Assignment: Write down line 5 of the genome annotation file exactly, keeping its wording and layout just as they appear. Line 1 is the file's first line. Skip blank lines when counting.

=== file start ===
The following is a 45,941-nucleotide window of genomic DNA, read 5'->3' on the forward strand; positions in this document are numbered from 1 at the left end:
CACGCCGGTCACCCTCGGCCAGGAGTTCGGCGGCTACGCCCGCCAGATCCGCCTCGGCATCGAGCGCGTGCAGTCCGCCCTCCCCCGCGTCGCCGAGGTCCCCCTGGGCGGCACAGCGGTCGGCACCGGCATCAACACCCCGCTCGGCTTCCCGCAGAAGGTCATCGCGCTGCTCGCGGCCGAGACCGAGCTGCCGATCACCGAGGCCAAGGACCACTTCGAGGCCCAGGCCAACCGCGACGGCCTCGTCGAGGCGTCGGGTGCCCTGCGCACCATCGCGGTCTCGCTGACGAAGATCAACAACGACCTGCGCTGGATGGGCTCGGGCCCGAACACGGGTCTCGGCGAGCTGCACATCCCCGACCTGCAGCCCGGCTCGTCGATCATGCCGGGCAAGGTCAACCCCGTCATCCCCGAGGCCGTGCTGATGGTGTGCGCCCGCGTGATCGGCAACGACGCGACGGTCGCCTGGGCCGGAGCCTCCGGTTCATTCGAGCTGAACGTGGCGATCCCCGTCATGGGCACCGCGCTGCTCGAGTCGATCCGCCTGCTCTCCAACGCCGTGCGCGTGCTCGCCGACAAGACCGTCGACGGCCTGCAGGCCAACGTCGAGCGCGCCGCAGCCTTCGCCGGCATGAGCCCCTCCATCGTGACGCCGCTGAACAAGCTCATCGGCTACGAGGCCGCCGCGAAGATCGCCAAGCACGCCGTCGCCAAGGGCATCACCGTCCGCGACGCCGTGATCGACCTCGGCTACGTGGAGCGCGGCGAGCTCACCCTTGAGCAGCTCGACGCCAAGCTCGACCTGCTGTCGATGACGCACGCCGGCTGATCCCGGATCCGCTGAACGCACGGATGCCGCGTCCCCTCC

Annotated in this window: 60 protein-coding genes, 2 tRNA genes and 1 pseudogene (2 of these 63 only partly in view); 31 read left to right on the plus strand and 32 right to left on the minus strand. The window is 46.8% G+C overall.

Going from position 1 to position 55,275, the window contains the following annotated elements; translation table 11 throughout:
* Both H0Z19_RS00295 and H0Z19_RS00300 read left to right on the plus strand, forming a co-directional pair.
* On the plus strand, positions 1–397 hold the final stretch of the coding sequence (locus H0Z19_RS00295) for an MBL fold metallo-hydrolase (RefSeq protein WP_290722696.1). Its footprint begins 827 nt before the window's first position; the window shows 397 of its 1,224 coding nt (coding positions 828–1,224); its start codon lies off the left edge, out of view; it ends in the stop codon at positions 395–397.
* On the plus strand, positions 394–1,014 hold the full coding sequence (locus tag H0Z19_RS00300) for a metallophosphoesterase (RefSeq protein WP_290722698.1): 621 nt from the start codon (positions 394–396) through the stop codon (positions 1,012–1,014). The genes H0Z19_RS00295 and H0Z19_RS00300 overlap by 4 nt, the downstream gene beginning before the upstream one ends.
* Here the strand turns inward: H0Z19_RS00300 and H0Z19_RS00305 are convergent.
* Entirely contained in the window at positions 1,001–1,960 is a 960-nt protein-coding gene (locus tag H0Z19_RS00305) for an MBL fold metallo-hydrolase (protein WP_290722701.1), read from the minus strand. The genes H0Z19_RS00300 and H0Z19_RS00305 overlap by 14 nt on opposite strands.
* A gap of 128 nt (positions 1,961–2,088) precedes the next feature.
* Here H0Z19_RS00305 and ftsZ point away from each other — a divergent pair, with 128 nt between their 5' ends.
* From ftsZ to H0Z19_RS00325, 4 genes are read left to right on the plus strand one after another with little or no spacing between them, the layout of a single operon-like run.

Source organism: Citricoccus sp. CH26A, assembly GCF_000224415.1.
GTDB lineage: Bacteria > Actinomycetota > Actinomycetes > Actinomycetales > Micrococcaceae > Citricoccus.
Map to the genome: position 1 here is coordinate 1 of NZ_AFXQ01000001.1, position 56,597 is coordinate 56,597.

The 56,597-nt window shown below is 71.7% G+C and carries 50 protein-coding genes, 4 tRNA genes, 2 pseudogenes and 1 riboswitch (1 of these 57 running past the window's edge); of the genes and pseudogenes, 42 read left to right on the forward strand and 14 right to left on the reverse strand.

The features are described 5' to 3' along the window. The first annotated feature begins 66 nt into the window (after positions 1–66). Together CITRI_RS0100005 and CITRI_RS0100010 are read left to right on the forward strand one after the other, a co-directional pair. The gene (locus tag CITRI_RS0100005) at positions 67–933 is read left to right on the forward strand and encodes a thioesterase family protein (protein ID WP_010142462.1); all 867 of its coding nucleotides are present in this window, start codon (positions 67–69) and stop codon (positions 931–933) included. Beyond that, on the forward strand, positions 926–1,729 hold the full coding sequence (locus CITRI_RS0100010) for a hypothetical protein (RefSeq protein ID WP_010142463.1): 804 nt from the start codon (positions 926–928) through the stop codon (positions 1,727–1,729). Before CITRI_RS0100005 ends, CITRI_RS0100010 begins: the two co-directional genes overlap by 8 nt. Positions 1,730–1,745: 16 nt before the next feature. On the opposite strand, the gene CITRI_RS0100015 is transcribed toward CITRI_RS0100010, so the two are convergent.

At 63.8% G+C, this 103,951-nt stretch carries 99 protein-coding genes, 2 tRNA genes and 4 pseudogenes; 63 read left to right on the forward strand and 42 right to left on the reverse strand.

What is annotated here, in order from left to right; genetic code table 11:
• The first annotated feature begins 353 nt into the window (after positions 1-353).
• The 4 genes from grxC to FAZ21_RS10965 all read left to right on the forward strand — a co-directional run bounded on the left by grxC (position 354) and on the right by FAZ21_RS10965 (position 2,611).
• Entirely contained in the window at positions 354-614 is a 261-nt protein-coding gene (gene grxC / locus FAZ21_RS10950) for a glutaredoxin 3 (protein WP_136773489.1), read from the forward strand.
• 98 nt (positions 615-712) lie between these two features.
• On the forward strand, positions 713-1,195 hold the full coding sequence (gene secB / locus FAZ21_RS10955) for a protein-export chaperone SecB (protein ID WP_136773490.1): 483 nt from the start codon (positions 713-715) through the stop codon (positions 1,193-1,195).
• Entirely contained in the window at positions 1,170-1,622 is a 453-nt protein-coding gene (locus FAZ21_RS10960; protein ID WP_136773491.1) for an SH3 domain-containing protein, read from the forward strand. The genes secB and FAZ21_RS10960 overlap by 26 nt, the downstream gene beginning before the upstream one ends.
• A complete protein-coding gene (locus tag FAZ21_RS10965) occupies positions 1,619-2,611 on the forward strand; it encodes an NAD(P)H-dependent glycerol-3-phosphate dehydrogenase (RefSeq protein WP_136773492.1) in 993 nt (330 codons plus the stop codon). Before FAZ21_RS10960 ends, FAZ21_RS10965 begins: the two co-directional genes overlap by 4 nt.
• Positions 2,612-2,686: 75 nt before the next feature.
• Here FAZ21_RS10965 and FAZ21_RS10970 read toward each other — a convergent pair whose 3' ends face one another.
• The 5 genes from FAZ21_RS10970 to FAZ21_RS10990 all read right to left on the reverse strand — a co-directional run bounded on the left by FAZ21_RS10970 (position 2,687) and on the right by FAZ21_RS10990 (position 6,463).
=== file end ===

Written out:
* Both H0Z19_RS00295 and H0Z19_RS00300 read left to right on the plus strand, forming a co-directional pair.